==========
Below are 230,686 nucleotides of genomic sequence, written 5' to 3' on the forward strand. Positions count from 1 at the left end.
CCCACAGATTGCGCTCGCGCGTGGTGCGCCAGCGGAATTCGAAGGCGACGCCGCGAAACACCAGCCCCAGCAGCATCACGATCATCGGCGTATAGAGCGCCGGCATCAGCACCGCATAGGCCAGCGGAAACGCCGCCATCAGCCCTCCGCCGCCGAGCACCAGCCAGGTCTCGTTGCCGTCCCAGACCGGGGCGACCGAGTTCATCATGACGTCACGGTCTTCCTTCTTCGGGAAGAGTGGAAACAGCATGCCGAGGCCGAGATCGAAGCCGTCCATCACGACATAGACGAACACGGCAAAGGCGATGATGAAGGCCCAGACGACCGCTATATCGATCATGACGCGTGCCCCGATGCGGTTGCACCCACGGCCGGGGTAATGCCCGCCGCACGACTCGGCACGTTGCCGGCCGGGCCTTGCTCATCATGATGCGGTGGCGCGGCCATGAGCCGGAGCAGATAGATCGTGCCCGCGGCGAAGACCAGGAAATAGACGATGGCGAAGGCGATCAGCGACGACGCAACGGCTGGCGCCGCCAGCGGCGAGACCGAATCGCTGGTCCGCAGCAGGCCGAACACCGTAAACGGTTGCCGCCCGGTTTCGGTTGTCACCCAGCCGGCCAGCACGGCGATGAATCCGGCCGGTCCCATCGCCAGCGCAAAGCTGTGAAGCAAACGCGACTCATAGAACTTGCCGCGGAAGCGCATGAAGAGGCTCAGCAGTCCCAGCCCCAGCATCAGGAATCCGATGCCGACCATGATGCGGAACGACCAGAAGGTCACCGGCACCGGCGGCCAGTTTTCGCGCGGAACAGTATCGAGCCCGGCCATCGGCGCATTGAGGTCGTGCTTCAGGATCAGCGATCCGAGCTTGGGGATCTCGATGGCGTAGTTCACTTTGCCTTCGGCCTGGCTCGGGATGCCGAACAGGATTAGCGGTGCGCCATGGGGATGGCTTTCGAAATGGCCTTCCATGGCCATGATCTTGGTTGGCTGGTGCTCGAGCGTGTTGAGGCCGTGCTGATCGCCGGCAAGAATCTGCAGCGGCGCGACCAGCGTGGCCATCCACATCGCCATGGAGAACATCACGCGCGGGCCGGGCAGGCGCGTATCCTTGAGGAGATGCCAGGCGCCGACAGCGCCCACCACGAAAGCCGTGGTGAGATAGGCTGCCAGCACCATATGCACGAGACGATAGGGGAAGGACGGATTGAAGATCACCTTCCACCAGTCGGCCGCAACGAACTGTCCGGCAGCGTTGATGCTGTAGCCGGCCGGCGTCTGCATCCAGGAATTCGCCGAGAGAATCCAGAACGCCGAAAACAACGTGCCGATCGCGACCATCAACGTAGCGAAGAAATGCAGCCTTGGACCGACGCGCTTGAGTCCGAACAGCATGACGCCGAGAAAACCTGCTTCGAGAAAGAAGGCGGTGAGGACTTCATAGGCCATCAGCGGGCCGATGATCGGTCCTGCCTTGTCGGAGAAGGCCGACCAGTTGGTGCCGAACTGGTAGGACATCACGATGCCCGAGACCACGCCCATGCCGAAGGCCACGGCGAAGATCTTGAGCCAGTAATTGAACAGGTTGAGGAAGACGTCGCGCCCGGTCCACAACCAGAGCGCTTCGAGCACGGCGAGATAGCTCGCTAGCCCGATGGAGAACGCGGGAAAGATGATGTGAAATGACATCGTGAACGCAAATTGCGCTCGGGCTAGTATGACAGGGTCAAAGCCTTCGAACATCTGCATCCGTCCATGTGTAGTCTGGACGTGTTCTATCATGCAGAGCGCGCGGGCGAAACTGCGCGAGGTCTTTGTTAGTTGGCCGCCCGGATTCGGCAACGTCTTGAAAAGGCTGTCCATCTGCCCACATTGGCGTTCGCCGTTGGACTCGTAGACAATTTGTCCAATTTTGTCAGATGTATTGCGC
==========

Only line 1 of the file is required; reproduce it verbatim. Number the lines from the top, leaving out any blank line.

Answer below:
Below are 230,686 nucleotides of genomic sequence, written 5' to 3' on the forward strand. Positions count from 1 at the left end.